It turns out that the group of people that students believe “see them” the most are not those who are actually tasked to see them. Instead, it is professors who students report being central to their collegiate experiences. More than two-thirds (64 percent) of students report feeling seen by faculty. This is appreciably higher than the number of students who feel understood by the growing class of administrators tasked to work directly with them.
The survey also asked students a more open-ended question and to share which group of university professionals they think understand them, with options ranging from professors to dining hall staff. The majority (60 percent) of students responded that they were best understood by their professors, while 46 percent said their academic advisers and 28 percent said their teaching assistants. Only 19 percent of students said they felt administrators understood them, making it unquestionably apparent that these staff members are not in the hearts and minds of college and university students whatsoever. While some academic advisers may also be administrators, they are often faculty members as well or at least possess a Ph.D., as opposed to the educational or student service master’s degrees that are the norm among most administrators.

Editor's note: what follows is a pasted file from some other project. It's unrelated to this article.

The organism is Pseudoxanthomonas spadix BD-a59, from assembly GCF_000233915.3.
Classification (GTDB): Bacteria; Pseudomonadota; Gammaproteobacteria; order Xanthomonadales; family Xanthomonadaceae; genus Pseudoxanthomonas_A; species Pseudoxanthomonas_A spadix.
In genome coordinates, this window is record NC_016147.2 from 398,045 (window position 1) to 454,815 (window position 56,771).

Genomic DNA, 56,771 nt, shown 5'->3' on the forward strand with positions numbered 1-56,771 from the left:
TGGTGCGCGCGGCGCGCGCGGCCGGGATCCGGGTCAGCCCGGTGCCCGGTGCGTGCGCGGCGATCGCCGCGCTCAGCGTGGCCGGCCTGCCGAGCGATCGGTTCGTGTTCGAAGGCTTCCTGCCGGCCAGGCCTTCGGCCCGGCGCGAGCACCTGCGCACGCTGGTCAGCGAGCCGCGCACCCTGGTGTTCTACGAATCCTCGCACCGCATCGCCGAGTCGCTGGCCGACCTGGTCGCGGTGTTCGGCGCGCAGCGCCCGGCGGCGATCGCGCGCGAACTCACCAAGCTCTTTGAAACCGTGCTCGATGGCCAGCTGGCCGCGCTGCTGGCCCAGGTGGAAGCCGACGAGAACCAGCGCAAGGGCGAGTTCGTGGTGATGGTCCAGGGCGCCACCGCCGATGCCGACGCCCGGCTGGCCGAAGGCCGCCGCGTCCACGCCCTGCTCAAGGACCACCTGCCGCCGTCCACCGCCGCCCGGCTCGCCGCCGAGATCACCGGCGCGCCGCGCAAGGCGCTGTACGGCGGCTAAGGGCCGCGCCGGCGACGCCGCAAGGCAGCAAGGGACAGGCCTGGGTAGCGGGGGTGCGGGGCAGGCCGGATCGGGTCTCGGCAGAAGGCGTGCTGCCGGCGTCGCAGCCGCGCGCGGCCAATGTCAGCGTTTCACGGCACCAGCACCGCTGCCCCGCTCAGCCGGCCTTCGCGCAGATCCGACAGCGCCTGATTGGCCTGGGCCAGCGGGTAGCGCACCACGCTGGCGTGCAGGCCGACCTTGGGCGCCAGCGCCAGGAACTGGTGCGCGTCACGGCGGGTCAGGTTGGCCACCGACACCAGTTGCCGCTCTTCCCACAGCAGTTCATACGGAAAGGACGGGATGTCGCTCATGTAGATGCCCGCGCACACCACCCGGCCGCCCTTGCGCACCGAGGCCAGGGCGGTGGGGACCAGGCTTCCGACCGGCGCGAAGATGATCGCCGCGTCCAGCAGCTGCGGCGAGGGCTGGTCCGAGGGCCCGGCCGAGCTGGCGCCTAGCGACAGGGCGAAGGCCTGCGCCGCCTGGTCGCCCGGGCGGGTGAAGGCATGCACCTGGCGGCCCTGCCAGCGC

What is particularly frustrating in this whole mess for me as professor here is that I have watched colleges’ and universities’ budgets and staff numbers balloon while the ranks of tenured and tenure-track professors decline with adjunct instructors carrying heavy loads. This fairly new trend is totally disheartening, for schools are regularly cutting or consolidating departments around the country, class options decline, and there are fewer full time professors who are actually regulars on campus, while growing numbers of administrators and new support offices seem unending. Yale University made national headlines such as “Yale Now Has More Administrators Than Undergrads Thanks To A Mammoth Bureaucracy” when each Yale undergraduate effectively had a “personal bureaucrat.” At Sarah Lawrence, new administrative positions are announced regularly and are expensive, but in my own department—politics—we still lack a methodologist and a tenure-track role for someone in international relations. My school’s situation is anything but unique, and we now know that despite the upper level’s management belief that these legions of administrators are being appreciated by and engaging with students, it is the professors who are doing so much of the heavy and meaningful lifting.